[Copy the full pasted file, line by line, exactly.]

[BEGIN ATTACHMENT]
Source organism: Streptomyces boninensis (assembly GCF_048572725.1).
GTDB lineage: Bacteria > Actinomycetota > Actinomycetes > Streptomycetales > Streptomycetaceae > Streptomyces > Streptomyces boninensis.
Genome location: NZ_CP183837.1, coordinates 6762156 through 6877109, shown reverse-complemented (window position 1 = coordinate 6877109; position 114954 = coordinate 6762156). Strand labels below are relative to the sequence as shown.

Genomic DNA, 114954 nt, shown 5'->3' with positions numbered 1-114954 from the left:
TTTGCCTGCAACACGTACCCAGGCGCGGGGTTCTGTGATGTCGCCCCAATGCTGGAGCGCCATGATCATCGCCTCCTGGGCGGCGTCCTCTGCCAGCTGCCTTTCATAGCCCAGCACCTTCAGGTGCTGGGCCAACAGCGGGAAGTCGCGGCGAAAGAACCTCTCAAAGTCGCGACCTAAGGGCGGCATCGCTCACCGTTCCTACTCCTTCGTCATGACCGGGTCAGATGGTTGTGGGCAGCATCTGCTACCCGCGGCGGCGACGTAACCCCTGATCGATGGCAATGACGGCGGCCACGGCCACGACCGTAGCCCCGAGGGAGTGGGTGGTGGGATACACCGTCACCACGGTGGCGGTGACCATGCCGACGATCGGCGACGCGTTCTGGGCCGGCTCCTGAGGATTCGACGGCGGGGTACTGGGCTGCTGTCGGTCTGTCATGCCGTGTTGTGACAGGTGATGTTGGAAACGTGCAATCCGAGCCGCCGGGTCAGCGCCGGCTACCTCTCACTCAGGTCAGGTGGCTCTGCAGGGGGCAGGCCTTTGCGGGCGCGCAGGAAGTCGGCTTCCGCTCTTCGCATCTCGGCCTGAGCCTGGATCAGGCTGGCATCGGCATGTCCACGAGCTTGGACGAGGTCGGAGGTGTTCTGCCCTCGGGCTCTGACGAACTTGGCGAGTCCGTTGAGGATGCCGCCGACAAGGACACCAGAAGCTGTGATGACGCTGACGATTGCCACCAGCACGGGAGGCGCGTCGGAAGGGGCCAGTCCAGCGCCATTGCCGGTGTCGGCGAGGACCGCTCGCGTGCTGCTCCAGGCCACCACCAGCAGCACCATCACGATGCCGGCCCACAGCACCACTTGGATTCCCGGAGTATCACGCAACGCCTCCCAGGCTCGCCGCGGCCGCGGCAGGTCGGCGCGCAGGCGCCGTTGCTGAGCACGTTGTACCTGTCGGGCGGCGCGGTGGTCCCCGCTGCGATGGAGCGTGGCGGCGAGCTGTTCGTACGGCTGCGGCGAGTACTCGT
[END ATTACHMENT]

Source organism: Streptomyces boninensis (assembly GCF_048572725.1).
GTDB lineage: Bacteria > Actinomycetota > Actinomycetes > Streptomycetales > Streptomycetaceae > Streptomyces > Streptomyces boninensis.
Genome location: NZ_CP183837.1, coordinates 6762156 through 6877109, shown reverse-complemented (window position 1 = coordinate 6877109; position 114954 = coordinate 6762156). Strand labels below are relative to the sequence as shown.

Genomic DNA, 114954 nt, shown 5'->3' with positions numbered 1-114954 from the left:
TTTGCCTGCAACACGTACCCAGGCGCGGGGTTCTGTGATGTCGCCCCAATGCTGGAGCGCCATGATCATCGCCTCCTGGGCGGCGTCCTCTGCCAGCTGCCTTTCATAGCCCAGCACCTTCAGGTGCTGGGCCAACAGCGGGAAGTCGCGGCGAAAGAACCTCTCAAAGTCGCGACCTAAGGGCGGCATCGCTCACCGTTCCTACTCCTTCGTCATGACCGGGTCAGATGGTTGTGGGCAGCATCTGCTACCCGCGGCGGCGACGTAACCCCTGATCGATGGCAATGACGGCGGCCACGGCCACGACCGTAGCCCCGAGGGAGTGGGTGGTGGGATACACCGTCACCACGGTGGCGGTGACCATGCCGACGATCGGCGACGCGTTCTGGGCCGGCTCCTGAGGATTCGACGGCGGGGTACTGGGCTGCTGTCGGTCTGTCATGCCGTGTTGTGACAGGTGATGTTGGAAACGTGCAATCCGAGCCGCCGGGTCAGCGCCGGCTACCTCTCACTCAGGTCAGGTGGCTCTGCAGGGGGCAGGCCTTTGCGGGCGCGCAGGAAGTCGGCTTCCGCTCTTCGCATCTCGGCCTGAGCCTGGATCAGGCTGGCATCGGCATGTCCACGAGCTTGGACGAGGTCGGAGGTGTTCTGCCCTCGGGCTCTGACGAACTTGGCGAGTCCGTTGAGGATGCCGCCGACAAGGACACCAGAAGCTGTGATGACGCTGACGATTGCCACCAGCACGGGAGGCGCGTCGGAAGGGGCCAGTCCAGCGCCATTGCCGGTGTCGGCGAGGACCGCTCGCGTGCTGCTCCAGGCCACCACCAGCAGCACCATCACGATGCCGGCCCACAGCACCACTTGGATTCCCGGAGTATCACGCAACGCCTCCCAGGCTCGCCGCGGCCGCGGCAGGTCGGCGCGCAGGCGCCGTTGCTGAGCACGTTGTACCTGTCGGGCGGCGCGGTGGTCCCCGCTGCGATGGAGCGTGGCGGCGAGCTGTTCGTACGGCTGCGGCGAGTACTCGT